Mark Jones

Mark Jones

If You Don’t Ask, You Don’t Get

Originally published on Medium 

Messenger of the Market

Product managers are positioned as messengers of the market by many in the product management field, including established vocation trainers Pragmatic Marketing. The primary role of a product manager is ideally to gather information about the market they are focussed on, and bring that information to their colleagues each day. That’s a core competence the product manager brings to the team, in the way a developer brings technical expertise. “The market” can be defined as the consumers that exist in the industry niche being addressed; the shoppers passing the stall. Having market information allows the team to understand the problem at hand, then do their best to make sure they are solving a problem that needs solving; a problem that many consumers will appreciate help with, ideally with monetary gratitude.

Product managers do not best understand their market by trying to envisage it, or by having experienced a similar problem themselves. The best way of learning is by gathering data, as is often the case. In this case mostly qualitative data, understanding how people feel and why they feel that way. That might sound wishy-washy, but it can be made tangible. A process can be brought to gathering market data that is robust and reliable in providing valuable information. A doable six-step process.

1. Establish your source

How should you find these key people that represent the market? If you have existing customers, they are the most obvious place to start. They may already be converted, but not all customers are happy customers.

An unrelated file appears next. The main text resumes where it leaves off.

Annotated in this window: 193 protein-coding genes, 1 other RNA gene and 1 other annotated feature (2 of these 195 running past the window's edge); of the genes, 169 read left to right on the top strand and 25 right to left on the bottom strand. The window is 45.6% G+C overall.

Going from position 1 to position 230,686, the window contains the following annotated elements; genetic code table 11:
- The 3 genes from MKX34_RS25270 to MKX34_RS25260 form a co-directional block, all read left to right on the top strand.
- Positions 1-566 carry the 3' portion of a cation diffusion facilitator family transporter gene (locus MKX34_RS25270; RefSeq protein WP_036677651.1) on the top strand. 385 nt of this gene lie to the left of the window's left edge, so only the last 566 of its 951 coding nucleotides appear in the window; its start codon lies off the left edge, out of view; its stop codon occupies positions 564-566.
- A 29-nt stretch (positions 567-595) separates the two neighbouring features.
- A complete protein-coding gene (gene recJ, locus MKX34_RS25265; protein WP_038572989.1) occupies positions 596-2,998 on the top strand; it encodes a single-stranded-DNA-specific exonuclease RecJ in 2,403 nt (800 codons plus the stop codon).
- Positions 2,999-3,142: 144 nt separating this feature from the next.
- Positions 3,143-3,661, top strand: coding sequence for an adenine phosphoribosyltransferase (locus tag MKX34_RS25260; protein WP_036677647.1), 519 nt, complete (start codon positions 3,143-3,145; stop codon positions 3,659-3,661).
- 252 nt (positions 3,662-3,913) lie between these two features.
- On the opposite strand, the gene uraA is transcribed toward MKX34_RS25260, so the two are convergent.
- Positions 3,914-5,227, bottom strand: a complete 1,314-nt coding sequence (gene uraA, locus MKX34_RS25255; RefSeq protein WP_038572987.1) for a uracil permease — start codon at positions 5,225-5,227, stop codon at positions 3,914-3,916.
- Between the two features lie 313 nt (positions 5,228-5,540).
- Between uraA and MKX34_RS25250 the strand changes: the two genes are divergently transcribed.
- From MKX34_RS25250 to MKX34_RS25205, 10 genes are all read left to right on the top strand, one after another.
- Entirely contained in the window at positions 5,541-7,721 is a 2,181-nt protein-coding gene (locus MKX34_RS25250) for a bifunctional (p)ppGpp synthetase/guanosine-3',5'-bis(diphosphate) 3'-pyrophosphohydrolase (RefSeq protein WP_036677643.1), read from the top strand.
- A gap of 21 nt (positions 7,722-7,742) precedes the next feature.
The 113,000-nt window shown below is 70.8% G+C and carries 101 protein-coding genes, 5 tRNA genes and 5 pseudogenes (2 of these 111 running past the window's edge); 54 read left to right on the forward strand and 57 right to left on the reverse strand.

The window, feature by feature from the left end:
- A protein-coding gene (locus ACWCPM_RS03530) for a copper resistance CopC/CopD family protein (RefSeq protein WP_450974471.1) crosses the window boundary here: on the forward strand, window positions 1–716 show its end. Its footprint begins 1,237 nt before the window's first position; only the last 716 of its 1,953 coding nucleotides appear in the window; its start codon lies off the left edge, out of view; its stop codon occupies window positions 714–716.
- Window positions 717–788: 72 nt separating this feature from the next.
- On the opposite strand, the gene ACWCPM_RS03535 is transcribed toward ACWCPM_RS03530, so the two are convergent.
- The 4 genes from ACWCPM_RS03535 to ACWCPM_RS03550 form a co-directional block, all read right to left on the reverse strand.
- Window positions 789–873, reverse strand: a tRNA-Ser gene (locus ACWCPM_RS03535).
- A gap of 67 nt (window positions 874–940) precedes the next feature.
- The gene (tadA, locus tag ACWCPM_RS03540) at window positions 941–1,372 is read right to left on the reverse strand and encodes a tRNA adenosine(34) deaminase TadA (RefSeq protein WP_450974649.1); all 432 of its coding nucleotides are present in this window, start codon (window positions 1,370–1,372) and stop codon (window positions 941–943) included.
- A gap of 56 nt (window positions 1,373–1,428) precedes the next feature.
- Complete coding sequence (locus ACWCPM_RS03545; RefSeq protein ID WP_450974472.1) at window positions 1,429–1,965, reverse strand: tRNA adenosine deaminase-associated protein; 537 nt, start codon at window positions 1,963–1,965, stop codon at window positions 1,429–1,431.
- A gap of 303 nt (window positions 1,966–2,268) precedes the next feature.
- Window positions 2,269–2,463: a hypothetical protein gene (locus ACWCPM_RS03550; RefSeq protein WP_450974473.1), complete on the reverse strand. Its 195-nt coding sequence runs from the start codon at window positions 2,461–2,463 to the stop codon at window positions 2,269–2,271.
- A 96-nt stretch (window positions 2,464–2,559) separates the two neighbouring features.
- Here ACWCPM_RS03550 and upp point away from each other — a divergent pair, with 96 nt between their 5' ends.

You also want to engage your targets that are not currently your customers though; wouldn’t it be interesting to find out what you could do for them in the future? They may be harder to reach. Talk to your sales team and get a line on deals that didn’t quite work out; the reasons why can be illuminating if you can persuade the reluctant to come within arms length.

Try your network; if you have been in the domain concerned for a while, LinkedIn searches should turn up some people worth talking to. You will need to reach out to more people than you hope to talk to though; given the purpose of LinkedIn seems to be connection, its members can be staunchly standoffish. Explain you are not in sales, and that you really do just want to talk to learn from them and exchange ideas.

You can also canvass further afield at industry conferences and online forums.

2. Set the table

There are several benefits to doing these market interviews as discussions with individuals as opposed to group discussions. With individuals you’ll be able to avoid groupthink; respondents should feel at ease to be able to openly give their honest feelings. The conversation can flow along the path where their passions lie. You may want to include a designer or developer from your team alongside you so they can hear the truth from the source.

3. What to ask